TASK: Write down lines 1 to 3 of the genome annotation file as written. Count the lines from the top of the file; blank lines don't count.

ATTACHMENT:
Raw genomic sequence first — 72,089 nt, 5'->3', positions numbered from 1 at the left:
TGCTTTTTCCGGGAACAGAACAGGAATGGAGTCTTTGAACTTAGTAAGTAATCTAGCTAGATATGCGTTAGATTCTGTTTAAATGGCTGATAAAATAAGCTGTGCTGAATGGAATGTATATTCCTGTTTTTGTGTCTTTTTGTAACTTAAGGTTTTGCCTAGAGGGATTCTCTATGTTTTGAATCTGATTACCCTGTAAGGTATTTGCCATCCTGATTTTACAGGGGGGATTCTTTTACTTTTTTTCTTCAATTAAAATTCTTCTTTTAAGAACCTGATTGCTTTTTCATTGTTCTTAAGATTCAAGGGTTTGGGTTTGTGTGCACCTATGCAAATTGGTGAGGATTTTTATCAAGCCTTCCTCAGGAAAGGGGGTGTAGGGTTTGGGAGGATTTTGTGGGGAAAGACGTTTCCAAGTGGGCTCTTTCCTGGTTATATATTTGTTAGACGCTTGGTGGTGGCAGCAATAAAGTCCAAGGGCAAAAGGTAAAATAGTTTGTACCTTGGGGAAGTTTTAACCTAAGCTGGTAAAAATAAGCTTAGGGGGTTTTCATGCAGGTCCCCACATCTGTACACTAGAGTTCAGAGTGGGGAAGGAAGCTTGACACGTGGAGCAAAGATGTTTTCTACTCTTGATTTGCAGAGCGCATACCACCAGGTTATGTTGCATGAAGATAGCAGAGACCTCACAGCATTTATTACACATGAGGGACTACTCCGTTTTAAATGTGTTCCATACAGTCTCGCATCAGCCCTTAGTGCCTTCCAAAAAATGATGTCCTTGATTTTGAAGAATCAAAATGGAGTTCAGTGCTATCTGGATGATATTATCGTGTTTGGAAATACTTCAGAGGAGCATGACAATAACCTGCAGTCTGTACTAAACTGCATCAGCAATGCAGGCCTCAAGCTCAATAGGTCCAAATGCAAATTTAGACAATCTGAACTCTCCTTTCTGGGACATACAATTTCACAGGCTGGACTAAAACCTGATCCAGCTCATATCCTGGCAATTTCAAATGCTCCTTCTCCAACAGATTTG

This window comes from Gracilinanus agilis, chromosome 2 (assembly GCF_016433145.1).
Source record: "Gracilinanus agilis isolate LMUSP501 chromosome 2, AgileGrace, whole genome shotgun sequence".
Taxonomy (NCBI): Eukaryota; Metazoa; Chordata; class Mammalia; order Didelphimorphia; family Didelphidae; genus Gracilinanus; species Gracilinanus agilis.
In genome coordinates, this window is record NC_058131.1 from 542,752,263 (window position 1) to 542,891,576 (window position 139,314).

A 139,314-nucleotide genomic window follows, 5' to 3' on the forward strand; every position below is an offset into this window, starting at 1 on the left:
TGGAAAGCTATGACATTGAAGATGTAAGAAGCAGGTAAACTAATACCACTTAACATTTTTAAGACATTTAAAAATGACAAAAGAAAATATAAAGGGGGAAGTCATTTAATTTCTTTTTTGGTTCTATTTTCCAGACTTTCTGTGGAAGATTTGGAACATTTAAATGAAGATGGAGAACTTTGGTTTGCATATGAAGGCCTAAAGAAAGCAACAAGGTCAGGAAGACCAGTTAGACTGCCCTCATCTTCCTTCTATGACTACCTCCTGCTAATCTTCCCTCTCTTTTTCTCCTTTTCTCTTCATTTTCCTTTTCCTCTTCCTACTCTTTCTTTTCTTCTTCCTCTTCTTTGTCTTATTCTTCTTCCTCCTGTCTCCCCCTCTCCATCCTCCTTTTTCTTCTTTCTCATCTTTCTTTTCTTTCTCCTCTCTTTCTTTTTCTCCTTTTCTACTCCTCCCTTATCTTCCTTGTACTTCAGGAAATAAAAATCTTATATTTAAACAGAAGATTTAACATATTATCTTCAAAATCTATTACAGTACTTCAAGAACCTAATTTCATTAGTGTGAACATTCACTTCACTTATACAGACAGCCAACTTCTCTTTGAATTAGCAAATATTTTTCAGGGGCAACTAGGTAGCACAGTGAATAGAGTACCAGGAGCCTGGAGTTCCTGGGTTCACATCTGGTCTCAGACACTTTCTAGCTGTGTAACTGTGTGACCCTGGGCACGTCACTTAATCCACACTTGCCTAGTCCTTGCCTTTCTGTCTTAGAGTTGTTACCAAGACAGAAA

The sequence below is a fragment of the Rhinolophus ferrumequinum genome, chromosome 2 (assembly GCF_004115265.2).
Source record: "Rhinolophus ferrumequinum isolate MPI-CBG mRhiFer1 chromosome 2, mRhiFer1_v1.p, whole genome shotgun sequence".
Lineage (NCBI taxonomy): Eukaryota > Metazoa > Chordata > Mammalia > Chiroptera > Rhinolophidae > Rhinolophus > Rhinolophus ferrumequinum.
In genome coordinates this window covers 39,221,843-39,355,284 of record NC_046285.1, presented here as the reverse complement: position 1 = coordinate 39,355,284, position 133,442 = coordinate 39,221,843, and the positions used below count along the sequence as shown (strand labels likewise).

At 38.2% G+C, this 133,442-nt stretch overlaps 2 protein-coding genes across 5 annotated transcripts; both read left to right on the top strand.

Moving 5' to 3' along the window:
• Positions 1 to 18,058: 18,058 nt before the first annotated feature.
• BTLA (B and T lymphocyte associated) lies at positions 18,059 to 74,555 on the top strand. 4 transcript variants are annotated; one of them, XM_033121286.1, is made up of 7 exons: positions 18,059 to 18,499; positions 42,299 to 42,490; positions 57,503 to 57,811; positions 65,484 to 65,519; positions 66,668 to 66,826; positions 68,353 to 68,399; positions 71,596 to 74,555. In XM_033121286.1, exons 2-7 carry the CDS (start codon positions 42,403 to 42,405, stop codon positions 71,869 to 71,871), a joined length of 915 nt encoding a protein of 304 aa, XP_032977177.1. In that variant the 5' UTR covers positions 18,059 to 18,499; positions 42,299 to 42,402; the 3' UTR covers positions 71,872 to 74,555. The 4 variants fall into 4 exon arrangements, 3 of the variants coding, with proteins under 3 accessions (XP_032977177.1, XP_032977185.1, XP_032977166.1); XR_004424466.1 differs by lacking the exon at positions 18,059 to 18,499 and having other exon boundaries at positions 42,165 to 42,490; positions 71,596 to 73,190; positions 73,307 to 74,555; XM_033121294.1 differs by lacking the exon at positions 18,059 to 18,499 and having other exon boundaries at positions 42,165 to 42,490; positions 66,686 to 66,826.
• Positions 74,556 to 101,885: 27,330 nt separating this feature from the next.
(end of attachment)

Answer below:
Raw genomic sequence first — 72,089 nt, 5'->3', positions numbered from 1 at the left:
TGCTTTTTCCGGGAACAGAACAGGAATGGAGTCTTTGAACTTAGTAAGTAATCTAGCTAGATATGCGTTAGATTCTGTTTAAATGGCTGATAAAATAAGCTGTGCTGAATGGAATGTATATTCCTGTTTTTGTGTCTTTTTGTAACTTAAGGTTTTGCCTAGAGGGATTCTCTATGTTTTGAATCTGATTACCCTGTAAGGTATTTGCCATCCTGATTTTACAGGGGGGATTCTTTTACTTTTTTTCTTCAATTAAAATTCTTCTTTTAAGAACCTGATTGCTTTTTCATTGTTCTTAAGATTCAAGGGTTTGGGTTTGTGTGCACCTATGCAAATTGGTGAGGATTTTTATCAAGCCTTCCTCAGGAAAGGGGGTGTAGGGTTTGGGAGGATTTTGTGGGGAAAGACGTTTCCAAGTGGGCTCTTTCCTGGTTATATATTTGTTAGACGCTTGGTGGTGGCAGCAATAAAGTCCAAGGGCAAAAGGTAAAATAGTTTGTACCTTGGGGAAGTTTTAACCTAAGCTGGTAAAAATAAGCTTAGGGGGTTTTCATGCAGGTCCCCACATCTGTACACTAGAGTTCAGAGTGGGGAAGGAAGCTTGACACGTGGAGCAAAGATGTTTTCTACTCTTGATTTGCAGAGCGCATACCACCAGGTTATGTTGCATGAAGATAGCAGAGACCTCACAGCATTTATTACACATGAGGGACTACTCCGTTTTAAATGTGTTCCATACAGTCTCGCATCAGCCCTTAGTGCCTTCCAAAAAATGATGTCCTTGATTTTGAAGAATCAAAATGGAGTTCAGTGCTATCTGGATGATATTATCGTGTTTGGAAATACTTCAGAGGAGCATGACAATAACCTGCAGTCTGTACTAAACTGCATCAGCAATGCAGGCCTCAAGCTCAATAGGTCCAAATGCAAATTTAGACAATCTGAACTCTCCTTTCTGGGACATACAATTTCACAGGCTGGACTAAAACCTGATCCAGCTCATATCCTGGCAATTTCAAATGCTCCTTCTCCAACAGATTTG

This window comes from Gracilinanus agilis, chromosome 2 (assembly GCF_016433145.1).